• Sterling depreciation: due to the perceived increased uncertainty.
  • An uncertain impact on equities: a fall in Sterling is likely to support share prices of the FTSE 100, where a lot of earnings come from overseas and hence become more valuable. However for the more domestically focussed stocks outside of the FTSE 100, the likely outcome would be an environment of falling share prices.
  • Uncertain impact on government bond values: a potential de-rating from credit agencies would reduce values and increase yields. However, the significant uncertainty could lead to a flight to quality/safety which could result in materially increased demand that in turn would increase values and reduce yields.
  • Commercial property values are likely to be negatively impacted: why would companies commit to any significant property investment in this scenario? Although, should Sterling depreciate, assets would look more attractive to overseas investors which could drive up demand from outside of the UK which would counteract the lack of UK based property investment.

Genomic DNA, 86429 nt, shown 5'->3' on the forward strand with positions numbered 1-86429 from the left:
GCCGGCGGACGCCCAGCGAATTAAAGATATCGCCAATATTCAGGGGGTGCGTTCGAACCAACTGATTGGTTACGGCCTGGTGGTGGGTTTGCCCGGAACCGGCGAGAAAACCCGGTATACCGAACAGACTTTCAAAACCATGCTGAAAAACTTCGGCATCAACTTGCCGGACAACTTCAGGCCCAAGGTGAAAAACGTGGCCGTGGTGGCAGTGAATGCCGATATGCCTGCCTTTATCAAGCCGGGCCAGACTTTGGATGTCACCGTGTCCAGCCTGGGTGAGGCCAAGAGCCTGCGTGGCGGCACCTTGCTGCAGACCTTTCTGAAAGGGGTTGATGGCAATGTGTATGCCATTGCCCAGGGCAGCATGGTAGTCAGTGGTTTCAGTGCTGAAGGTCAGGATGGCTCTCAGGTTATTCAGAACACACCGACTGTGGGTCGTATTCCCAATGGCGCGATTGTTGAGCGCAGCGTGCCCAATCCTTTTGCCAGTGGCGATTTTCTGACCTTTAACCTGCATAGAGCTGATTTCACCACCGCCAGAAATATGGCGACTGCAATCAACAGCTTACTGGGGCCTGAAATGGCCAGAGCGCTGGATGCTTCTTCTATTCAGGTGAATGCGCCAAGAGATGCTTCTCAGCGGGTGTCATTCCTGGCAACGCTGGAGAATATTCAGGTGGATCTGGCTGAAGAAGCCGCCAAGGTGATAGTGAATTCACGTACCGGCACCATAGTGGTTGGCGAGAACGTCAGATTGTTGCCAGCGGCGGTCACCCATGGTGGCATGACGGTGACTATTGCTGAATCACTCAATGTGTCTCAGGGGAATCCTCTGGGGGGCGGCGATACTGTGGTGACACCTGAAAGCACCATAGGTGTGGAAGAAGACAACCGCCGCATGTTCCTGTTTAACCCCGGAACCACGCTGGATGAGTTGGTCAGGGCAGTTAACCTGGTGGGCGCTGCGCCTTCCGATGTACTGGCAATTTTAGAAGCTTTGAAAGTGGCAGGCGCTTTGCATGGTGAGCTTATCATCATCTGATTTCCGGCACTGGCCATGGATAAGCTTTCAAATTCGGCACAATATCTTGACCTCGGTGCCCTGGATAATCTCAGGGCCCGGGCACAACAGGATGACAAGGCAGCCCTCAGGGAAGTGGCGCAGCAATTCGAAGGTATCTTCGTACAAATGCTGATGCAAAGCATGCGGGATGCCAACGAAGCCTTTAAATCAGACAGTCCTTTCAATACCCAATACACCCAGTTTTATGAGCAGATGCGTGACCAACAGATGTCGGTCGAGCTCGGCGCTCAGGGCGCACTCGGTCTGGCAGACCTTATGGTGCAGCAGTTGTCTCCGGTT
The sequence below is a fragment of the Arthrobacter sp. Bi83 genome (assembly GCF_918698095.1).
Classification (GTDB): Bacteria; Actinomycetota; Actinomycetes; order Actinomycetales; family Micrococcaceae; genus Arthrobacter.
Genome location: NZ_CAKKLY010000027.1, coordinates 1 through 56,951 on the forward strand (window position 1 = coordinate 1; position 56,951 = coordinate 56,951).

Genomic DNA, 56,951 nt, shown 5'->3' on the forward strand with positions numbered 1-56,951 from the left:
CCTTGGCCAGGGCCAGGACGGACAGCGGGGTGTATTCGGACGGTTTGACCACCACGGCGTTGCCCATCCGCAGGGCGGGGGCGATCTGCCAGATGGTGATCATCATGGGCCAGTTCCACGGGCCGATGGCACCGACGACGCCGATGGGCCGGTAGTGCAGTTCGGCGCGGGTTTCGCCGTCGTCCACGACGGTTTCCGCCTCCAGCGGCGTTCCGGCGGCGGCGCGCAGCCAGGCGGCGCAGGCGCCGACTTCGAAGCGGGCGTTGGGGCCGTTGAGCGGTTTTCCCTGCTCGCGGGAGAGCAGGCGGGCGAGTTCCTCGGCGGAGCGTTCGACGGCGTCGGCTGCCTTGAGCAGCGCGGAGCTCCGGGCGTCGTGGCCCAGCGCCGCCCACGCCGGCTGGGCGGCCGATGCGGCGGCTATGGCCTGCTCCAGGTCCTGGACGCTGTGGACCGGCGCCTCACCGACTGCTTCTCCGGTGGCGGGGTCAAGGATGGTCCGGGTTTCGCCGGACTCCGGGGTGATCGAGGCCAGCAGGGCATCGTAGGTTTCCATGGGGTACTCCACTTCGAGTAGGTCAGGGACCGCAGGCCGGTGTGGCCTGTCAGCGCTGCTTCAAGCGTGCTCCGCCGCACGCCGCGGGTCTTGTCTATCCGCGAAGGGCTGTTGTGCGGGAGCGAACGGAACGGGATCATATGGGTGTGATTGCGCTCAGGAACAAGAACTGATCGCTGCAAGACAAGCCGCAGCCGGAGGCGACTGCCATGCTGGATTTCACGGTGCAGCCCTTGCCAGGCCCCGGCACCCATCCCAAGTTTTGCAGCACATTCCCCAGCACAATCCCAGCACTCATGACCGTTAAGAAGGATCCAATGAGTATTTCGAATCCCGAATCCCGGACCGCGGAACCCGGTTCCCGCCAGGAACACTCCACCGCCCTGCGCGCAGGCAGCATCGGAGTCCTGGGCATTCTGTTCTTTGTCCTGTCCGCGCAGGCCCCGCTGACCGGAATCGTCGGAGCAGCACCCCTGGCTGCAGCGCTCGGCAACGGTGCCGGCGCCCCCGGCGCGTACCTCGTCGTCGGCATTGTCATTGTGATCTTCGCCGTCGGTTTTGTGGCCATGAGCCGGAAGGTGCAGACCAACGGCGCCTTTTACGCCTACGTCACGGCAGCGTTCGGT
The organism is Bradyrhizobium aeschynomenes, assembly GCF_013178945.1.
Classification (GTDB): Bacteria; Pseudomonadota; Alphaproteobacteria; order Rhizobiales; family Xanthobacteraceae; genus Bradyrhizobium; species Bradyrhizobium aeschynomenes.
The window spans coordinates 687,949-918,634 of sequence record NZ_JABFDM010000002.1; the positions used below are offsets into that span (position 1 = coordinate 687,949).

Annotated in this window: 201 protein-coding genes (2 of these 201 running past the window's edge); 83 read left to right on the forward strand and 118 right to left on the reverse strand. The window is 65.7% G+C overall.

As every day passes this outcome becomes seemingly more likely. However, history tells us that as with other similar ‘cliff edge’ political deadlines that have been seen in recent years (think Greek financial crisis or US fiscal tax/spending agreement), some sort of resolution tends to magically be found in the final days, or indeed hours, leading up to such an event. Ultimately a ‘No Deal’ scenario is not in anyone’s interest and it is therefore expected that this is an unlikely outcome; however it cannot be ruled out until an agreement is reached.

Let’s have a cup of tea and carry on